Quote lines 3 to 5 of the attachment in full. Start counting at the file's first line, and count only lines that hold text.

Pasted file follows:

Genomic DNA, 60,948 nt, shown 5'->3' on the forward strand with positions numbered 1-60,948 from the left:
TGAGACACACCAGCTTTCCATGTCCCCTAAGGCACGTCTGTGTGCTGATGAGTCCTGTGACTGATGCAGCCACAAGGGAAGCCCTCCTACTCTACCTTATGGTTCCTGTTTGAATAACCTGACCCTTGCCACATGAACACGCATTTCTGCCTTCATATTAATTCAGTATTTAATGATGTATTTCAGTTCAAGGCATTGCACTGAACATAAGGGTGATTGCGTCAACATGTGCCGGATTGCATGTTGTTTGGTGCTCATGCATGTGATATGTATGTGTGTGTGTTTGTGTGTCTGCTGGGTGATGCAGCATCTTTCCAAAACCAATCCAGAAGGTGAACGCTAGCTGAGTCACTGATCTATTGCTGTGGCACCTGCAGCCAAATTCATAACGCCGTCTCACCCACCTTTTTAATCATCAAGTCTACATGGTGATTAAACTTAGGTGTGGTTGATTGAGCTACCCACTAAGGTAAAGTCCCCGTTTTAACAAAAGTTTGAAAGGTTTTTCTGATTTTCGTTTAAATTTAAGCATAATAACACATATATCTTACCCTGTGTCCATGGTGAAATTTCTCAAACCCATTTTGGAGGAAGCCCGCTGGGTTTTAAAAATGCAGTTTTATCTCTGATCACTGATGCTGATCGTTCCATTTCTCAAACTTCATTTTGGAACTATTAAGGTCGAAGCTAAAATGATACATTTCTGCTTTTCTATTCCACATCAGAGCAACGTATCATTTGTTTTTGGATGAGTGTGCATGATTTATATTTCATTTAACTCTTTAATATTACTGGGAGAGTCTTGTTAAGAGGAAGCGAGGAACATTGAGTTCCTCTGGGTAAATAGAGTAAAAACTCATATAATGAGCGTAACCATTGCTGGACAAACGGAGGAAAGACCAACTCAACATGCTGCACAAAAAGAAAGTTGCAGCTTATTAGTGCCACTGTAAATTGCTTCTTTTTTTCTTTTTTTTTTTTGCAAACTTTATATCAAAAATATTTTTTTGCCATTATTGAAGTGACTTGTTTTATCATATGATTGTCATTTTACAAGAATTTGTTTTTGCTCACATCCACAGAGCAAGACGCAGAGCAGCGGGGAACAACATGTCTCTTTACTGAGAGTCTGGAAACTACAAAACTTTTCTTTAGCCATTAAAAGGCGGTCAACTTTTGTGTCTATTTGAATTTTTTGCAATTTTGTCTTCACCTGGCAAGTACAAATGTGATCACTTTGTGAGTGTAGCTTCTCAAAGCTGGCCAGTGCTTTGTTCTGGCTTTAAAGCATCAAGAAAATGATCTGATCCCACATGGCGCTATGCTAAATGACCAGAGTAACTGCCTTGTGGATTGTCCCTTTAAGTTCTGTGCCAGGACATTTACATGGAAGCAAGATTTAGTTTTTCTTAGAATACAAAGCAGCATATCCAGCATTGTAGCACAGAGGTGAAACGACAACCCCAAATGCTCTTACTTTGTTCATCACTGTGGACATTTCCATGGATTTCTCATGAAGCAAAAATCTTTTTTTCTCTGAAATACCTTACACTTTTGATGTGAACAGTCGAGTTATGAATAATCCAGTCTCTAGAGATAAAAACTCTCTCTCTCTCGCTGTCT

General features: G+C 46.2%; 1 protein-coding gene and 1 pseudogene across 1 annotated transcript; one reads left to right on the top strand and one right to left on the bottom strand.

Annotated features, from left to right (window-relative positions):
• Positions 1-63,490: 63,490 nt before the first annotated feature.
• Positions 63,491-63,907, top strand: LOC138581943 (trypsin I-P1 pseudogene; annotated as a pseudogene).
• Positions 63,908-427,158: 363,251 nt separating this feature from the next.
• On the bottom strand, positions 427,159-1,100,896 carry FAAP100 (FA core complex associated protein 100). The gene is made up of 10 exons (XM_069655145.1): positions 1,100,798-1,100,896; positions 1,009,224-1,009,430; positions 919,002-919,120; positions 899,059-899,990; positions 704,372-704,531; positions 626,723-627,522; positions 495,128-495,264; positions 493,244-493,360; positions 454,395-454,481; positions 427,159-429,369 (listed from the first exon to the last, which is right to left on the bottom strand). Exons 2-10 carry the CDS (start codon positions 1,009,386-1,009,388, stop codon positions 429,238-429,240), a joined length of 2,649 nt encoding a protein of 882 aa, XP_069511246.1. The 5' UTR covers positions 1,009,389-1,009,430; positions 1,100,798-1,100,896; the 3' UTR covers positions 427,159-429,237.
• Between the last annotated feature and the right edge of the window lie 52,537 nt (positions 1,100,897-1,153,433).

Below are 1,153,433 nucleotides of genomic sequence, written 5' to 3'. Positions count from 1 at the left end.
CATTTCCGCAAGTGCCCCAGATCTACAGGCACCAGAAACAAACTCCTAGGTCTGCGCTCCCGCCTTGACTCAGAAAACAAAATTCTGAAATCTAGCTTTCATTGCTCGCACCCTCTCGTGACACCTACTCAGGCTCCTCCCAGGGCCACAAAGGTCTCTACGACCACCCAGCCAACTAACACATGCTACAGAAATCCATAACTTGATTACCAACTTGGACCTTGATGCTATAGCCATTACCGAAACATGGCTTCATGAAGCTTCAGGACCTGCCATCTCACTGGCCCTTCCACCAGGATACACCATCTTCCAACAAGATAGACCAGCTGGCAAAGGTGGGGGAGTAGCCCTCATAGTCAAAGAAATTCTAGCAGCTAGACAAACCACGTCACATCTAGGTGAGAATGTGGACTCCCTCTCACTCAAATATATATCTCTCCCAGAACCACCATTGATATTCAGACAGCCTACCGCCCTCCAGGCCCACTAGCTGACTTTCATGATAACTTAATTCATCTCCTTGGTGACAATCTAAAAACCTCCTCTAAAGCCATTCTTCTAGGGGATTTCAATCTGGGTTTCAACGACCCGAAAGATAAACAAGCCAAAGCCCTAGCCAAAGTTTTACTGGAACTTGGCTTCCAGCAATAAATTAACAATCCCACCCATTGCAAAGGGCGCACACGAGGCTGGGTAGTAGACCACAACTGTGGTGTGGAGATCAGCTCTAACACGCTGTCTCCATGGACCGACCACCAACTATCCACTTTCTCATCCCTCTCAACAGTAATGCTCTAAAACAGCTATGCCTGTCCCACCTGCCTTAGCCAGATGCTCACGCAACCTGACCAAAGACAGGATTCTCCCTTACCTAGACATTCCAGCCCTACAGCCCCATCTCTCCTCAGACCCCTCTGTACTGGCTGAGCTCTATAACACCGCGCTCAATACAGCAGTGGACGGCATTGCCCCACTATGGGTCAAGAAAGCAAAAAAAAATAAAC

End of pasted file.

General features: G+C 46.2%; 1 protein-coding gene and 1 pseudogene across 1 annotated transcript; one reads left to right on the top strand and one right to left on the bottom strand.

Annotated features, from left to right (window-relative positions):
• Positions 1-63,490: 63,490 nt before the first annotated feature.